In this series, we will post excerpts from position papers prepared by TeamUSA for the Y8 Summit in London. Enjoy this window into the negotiations!
Initiatives specifically focused on enrolling children and keeping them in school has helped to decrease the share of out-of-school children from 16% to 10% between 2000 and 2009. It is the responsibility of all to ensure that all assistance is used most effectively to meet changing dynamics.
Current Government Position
The United States has identified investments in education as a key priority to achieving foreign policy goals. We are currently working towards achieving the following in education:
- Eradicating illiteracy in primary grades.
- Developing more non-formal learning and workforce development opportunities.
- Ensuring sufficient ROI through establishment of KPIs that includes data on learning outcomes in both literacy and numeracy.
- Becoming more selective in investment projects.
We need to utilize frameworks already in place and build upon the natural curiosity of young people and new technologies. We propose evaluating the following levers to guide the implementation of an all-encompassing education strategy:
- Increase investments in impact evaluations, assessments and benchmarking tools.
- Use data gathered to continue to develop country-specific education strategies.
- Evaluate publicly funded but privately operated education models.
- Encourage self-organized learning environments with technology serving as a facilitator of learning and self-efficacy.
- Create a network of accountability within the system, utilizing key performance indicators to measure the countries’ strategy implementation.
The United States will push to have all G20 countries reaffirm commitments to education and achieving / redefining UN MDGs. Education is the engine of development and the system, including governments, organizations and the public / private sectors, needs to create community-specific action plans that are both transparent and measurable.
Governments and development organizations have not kept up with the speed of technology. Now with increased technology penetration in developing regions (e.g., 6 of the 7 billion people in the world have access to a mobile phone), governments, organizations and communities have tools that can improve both coordination and management of development initiatives.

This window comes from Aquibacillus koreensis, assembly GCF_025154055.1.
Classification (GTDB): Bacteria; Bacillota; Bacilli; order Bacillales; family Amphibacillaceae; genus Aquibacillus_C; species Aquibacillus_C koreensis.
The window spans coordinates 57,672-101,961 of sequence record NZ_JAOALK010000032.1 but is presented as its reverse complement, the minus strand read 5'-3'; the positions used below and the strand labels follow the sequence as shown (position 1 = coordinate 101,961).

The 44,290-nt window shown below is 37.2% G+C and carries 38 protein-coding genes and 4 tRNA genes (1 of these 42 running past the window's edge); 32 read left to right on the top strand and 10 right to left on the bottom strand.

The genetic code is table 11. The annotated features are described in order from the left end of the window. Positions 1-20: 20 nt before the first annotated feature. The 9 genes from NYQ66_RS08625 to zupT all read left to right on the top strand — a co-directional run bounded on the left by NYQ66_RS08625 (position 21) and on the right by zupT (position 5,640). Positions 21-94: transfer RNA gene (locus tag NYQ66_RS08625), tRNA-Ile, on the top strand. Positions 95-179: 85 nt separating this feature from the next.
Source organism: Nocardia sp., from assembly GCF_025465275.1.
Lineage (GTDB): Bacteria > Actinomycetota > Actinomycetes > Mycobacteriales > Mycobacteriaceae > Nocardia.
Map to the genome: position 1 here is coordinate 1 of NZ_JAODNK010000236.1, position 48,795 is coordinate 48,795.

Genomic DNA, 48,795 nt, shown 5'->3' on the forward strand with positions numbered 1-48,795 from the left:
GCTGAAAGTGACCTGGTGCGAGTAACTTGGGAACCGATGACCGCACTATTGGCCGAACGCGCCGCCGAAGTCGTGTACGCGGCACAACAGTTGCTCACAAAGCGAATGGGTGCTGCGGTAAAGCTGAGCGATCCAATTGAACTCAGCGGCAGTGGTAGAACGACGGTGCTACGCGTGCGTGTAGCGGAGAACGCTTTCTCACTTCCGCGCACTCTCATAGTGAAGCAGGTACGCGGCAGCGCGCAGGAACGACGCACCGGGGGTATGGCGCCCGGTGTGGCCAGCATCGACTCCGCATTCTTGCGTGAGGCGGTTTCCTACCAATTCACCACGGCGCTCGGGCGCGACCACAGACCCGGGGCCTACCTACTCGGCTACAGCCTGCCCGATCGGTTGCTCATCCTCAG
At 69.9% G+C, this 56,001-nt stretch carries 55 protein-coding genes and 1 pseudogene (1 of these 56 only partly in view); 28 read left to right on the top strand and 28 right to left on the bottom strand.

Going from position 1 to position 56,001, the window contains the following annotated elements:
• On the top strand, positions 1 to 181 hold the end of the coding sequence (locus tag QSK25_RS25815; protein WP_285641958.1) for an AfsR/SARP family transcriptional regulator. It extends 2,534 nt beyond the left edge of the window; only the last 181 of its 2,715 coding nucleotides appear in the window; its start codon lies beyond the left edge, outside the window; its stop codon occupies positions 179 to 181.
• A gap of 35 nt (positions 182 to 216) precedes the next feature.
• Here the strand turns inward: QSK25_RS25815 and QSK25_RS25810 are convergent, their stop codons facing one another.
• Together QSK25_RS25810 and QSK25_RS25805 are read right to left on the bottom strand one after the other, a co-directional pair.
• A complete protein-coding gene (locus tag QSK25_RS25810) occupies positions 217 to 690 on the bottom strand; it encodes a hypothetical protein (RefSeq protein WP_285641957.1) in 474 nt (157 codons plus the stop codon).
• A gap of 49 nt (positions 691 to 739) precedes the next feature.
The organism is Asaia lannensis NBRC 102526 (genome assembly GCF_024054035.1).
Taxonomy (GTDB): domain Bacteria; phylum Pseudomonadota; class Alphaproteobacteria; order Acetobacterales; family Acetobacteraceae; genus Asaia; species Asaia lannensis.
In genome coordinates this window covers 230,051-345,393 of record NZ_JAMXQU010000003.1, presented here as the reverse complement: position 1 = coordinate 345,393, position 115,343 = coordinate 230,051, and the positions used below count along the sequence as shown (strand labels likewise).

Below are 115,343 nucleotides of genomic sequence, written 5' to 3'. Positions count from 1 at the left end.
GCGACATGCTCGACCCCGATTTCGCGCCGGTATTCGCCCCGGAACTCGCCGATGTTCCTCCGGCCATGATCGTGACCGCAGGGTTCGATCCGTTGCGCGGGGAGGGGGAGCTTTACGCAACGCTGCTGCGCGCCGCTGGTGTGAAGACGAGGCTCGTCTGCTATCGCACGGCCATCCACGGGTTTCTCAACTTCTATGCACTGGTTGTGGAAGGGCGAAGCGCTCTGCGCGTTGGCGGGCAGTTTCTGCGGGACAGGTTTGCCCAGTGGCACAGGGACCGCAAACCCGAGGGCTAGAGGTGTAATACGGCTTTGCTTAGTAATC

Current Government Position
The United States is committed to a collaborative, multi-sector approach to ensure the advancement of knowledge sharing and sustainable development goals. To achieve our overall agenda, we are currently leveraging the following to make key breakthroughs:
- Investments in data infrastructure and analytical capacity to better tackle the challenges in international development.
- Development through advanced mobile solutions.
To keep pace with advancement, the US and G8 countries need to continue to put technology on the forefront when developing strategies to reach development goals. We support collaborative approaches to solutions and recommend furthering current strategies to advance the overall G8 development agenda through:
- Continuing investment in open data infrastructure, as it has the potential to not only improve transparency and coordination, but also dramatically accelerate progress in development.
- Supporting students, volunteers and organizations to validate, clean up and map published government or crowd-sourced data in a practical and actionable way.
- Building upon existing platforms to increase accountability and tracking of aid, collecting dynamic quantitative and qualitative data on effectiveness and later applying best practices.
- Promoting a multi-sector approach to investments in technology to improve global health, leveraging best practices and information sharing to serve those at the bottom of the pyramid.
The United States strongly believes that through the fostering of partnerships among G8 countries and assistance organizations, technology can accelerate growth and help to decrease the gap with the UN MDGs by 2015.